Home>Discussions>KITCHENS>Wood filler showing though paint on laminate cabinets
6 posts / 0 new
Last post
grannypro
Wood filler showing though paint on laminate cabinets
grannypro

I have old laminate kitchen cabs with a design etched into the doors and drawers. I've filled them with wood filler and sanded. I'm using chalk paint which is nice and thick but I am still seeing a line where the wood filler is. I think this is happening because there are 2 different surfaces for the paint to adhere to. So what should I use as a base to make it all one surface?

A. Spruce
Re: Wood filler showing though paint on laminate cabinets
A. Spruce

Do a better job with filling and sanding. If something is filled and sanded properly it will disappear.

ordjen
Re: Wood filler showing though paint on laminate cabinets
ordjen

All fillers shrink a little as they dry. Usually takes about 3 coats to get the surface totally filled in and flat. Sand with a sanding block, not just with paper in the hand.

Benjamin
Re: Wood filler showing though paint on laminate cabinets
Benjamin

What the others said plus use a good primer

Mastercarpentry
Re: Wood filler showing though paint on laminate cabinets
Mastercarpentry

Spot-prime the area then block-sand to flat. repeat as needed till the primer fills the entire area flat; then prime and paint as usual. If the filler cracks are wide from shrinkage, use a smoother filler first similarly. Most of us here prefer "MH Ready Patch" which is available at the big-box stores. Regular wood fillers can be grainy but this stuff isn't. The sanding block is imperative- use a wood sanding block or solid plastic one, the rubber and padded ones will not leave a truly flat surface behind them.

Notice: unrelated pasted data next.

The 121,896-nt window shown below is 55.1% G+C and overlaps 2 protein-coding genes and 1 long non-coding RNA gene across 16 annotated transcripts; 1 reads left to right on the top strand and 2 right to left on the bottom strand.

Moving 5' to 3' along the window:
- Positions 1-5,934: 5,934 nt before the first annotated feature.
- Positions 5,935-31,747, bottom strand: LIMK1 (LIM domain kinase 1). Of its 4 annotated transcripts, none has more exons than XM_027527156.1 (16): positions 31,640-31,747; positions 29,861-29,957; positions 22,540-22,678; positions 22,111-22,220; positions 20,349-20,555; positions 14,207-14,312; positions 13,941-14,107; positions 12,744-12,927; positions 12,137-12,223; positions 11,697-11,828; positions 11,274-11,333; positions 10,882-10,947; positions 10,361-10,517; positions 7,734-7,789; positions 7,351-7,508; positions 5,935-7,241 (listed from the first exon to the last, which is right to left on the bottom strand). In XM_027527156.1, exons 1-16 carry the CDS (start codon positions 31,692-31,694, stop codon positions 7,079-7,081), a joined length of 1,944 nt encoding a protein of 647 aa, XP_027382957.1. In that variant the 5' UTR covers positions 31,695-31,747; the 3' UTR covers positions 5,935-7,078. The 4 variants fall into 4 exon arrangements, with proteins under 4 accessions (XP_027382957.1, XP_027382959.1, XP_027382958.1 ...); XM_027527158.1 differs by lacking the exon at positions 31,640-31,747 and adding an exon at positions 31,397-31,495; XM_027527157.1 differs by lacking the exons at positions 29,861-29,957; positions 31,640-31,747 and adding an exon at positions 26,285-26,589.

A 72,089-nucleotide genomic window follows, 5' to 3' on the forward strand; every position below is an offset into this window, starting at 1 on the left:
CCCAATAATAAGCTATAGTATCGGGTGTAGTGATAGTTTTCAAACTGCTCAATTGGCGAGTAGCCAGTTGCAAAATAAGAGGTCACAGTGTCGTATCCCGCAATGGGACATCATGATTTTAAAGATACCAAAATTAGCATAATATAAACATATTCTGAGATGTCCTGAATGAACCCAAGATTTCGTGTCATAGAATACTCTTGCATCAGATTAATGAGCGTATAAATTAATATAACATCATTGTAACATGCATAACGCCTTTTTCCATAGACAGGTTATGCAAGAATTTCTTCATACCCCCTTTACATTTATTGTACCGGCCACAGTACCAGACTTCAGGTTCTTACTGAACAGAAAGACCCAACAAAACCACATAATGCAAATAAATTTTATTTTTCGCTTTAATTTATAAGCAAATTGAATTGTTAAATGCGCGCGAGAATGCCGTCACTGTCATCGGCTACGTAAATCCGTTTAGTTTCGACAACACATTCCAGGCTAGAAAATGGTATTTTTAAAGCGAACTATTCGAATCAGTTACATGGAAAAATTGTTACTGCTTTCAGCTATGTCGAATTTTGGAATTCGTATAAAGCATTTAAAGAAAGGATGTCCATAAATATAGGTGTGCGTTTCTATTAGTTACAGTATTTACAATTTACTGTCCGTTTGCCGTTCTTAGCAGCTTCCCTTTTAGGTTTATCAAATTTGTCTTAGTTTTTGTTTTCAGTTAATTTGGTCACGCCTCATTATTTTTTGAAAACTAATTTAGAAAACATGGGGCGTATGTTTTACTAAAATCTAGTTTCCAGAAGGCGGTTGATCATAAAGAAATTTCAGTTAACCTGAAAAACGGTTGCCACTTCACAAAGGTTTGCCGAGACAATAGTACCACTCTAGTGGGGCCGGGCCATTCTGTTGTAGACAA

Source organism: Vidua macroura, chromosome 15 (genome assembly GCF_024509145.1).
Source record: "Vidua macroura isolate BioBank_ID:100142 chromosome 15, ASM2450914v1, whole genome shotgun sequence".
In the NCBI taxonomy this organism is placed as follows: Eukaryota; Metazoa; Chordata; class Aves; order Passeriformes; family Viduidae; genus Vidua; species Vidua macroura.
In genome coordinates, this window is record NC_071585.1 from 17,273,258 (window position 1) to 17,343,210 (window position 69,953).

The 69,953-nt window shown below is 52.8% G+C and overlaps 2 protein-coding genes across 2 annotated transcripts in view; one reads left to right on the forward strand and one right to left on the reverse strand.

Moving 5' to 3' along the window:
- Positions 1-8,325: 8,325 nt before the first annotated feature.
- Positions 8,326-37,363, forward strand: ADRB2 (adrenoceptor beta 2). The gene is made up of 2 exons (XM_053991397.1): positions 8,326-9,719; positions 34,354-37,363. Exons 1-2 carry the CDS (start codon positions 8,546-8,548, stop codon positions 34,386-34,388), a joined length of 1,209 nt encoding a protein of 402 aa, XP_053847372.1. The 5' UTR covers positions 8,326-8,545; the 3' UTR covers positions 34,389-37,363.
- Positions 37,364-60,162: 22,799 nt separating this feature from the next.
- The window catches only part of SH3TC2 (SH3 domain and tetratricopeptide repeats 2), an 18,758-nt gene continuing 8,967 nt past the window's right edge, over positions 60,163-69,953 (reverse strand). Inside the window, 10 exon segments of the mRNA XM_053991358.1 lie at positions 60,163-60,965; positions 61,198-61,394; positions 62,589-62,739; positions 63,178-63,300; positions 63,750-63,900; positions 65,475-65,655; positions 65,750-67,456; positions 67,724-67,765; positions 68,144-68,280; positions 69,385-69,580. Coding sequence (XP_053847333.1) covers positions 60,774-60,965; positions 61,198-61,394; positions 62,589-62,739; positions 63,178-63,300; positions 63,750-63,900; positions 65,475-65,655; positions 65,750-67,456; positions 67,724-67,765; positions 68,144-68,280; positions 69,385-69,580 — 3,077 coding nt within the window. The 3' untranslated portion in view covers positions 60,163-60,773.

Phil

Sombreuil_mongrel
Re: Wood filler showing though paint on laminate cabinets
Sombreuil_mongrel

When the filler is the softer of the two materials, it is all too easy to over-sand and dish out the filler. Formica is a very hard material. Even the slightest depression is going to be visible because it is following a precise geometric shape and is of a consistent width. I'd have used some very hard filler like regular Bondo (not lightweight formula).
The other possibility is that the wood substrate has swelled at the edges and has lifted the laminate around the routed groove. If you used a water-based filler, you put moisture at the exact spot where it had the highest negative effect.
But since it's laminate, it would be pretty simple to put down another layer of formica, no?
Casey

Sponsored Stories

TV Listings

Find TV listings for This Old House and Ask This Old House in your area.